1 heaping cup mayonnaise

Rinse and peel the potatoes. Coarsely chop them into roughly 1-inch cubes and soak them in a cold ice bath for at least 10 minutes.

While potatoes are soaking, bring to a boil a large pot of heavily salted water. Add your thoroughly soaked supds and boil for 10 minutes. 

Meanwhile, clean and chop celery ribs into ¼-inch pieces. 

Peel garlic cloves and, using the side of a chef’s knife or a heavy, clean dish, smash them flat. This helps release the strongest of the juices and makes the raw cloves easier on the stomach. Mince them very fine.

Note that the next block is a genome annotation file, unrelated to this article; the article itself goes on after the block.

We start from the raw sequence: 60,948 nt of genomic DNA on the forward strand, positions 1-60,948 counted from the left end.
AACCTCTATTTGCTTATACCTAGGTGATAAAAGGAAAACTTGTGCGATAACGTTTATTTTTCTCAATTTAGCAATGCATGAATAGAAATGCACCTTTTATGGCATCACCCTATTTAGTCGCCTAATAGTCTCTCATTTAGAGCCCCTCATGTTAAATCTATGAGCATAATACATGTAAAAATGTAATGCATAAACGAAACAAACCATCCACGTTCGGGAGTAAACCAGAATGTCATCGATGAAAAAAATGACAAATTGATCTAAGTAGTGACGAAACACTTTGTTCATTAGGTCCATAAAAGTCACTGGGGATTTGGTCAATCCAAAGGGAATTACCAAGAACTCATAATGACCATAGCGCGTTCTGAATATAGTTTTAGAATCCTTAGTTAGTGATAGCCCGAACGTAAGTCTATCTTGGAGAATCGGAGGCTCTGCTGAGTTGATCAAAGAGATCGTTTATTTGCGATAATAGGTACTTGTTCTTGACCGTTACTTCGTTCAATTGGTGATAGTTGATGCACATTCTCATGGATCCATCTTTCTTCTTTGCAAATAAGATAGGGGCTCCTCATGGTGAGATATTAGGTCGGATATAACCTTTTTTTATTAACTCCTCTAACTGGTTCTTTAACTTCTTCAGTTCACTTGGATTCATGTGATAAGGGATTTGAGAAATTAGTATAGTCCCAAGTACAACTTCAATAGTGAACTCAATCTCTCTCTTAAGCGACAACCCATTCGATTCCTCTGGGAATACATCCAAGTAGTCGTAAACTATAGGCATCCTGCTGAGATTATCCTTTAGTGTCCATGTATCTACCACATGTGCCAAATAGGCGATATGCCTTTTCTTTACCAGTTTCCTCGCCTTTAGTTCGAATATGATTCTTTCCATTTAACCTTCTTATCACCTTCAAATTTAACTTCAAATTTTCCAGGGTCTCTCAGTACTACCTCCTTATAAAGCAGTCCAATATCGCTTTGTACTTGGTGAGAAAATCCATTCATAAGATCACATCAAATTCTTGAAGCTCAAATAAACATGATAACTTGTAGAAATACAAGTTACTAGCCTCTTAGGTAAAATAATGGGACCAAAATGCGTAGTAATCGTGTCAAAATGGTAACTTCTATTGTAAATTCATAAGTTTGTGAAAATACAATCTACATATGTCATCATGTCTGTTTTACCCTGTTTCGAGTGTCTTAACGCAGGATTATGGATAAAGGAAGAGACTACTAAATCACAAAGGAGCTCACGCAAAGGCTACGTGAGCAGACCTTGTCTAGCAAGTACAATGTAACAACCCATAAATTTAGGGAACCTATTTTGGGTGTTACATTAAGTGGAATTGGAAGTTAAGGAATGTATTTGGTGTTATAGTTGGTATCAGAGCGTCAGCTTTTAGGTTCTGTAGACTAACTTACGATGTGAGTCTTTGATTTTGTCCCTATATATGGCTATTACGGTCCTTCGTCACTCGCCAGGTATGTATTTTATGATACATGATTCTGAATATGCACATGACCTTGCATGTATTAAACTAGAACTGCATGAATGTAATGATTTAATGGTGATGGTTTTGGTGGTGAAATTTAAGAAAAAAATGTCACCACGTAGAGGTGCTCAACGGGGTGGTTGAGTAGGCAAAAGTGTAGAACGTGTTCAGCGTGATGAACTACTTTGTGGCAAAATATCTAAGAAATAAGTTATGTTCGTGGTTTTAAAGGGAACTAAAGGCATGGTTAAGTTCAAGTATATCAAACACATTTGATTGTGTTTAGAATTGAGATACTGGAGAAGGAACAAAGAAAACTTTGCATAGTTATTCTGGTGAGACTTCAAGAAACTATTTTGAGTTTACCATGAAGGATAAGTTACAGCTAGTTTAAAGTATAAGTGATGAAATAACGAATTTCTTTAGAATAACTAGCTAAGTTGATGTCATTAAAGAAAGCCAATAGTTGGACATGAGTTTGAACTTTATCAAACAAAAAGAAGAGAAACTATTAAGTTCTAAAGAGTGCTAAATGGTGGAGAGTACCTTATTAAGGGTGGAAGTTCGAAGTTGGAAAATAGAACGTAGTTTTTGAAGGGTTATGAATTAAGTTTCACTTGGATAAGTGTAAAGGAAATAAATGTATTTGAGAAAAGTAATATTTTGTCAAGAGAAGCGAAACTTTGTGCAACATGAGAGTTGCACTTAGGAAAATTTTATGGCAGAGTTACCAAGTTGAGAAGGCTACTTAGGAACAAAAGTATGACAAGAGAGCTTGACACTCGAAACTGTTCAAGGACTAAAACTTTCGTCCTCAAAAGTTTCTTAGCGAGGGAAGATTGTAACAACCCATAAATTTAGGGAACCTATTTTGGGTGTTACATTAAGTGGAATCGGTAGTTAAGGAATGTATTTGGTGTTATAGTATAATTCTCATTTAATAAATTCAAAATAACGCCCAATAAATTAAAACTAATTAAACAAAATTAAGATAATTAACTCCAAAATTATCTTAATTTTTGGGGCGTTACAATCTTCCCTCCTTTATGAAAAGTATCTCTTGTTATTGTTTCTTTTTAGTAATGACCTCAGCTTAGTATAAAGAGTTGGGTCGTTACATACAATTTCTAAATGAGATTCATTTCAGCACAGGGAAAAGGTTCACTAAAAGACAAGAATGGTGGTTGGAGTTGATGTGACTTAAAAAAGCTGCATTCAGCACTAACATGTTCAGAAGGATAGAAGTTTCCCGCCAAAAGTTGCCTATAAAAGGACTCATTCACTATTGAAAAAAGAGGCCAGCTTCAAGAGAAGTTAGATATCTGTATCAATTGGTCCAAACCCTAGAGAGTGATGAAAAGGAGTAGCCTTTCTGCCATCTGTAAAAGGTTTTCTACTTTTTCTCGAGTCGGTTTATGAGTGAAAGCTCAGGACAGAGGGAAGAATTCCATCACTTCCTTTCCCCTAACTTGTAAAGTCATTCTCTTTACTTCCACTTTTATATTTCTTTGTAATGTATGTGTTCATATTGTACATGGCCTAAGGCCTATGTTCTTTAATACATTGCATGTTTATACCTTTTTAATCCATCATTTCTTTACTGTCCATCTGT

Peel onions and dice into ¼-inch or smaller cubes. 

When potatoes are done cooking, remove from water and immediately plunge back into the ice bath. Soak until thoroughly cooled (about 10 minutes), drain and allow to drip dry. 

Whisk together fajita seasoning and mayonnaise until fully incorporated and mayo is slightly seasoned. 

In a very large bowl, mix potatoes, celery, garlic and onion. Dress with seasoned mayonnaise, making sure all potatoes are fully coated, and enjoy! 

— Recipe by Andy Peterson

What’s the score? 

5 pounds golden potatoes … $3.99
1 medium bunch celery … $2.11
1 yellow onion … $0.80
1 head garlic … $0.79
3 jalapeno peppers … $0.18
Canned black beans … $0.88
McCormick organic fajita seasoning mix … $1.49
Canned tomatoes with chiles … $1
Velveeta queso blanco … $8.99
15 ounce jar mayonnaise … $1.99
Tax (8.25 percent) … $1.83
Total … $24.05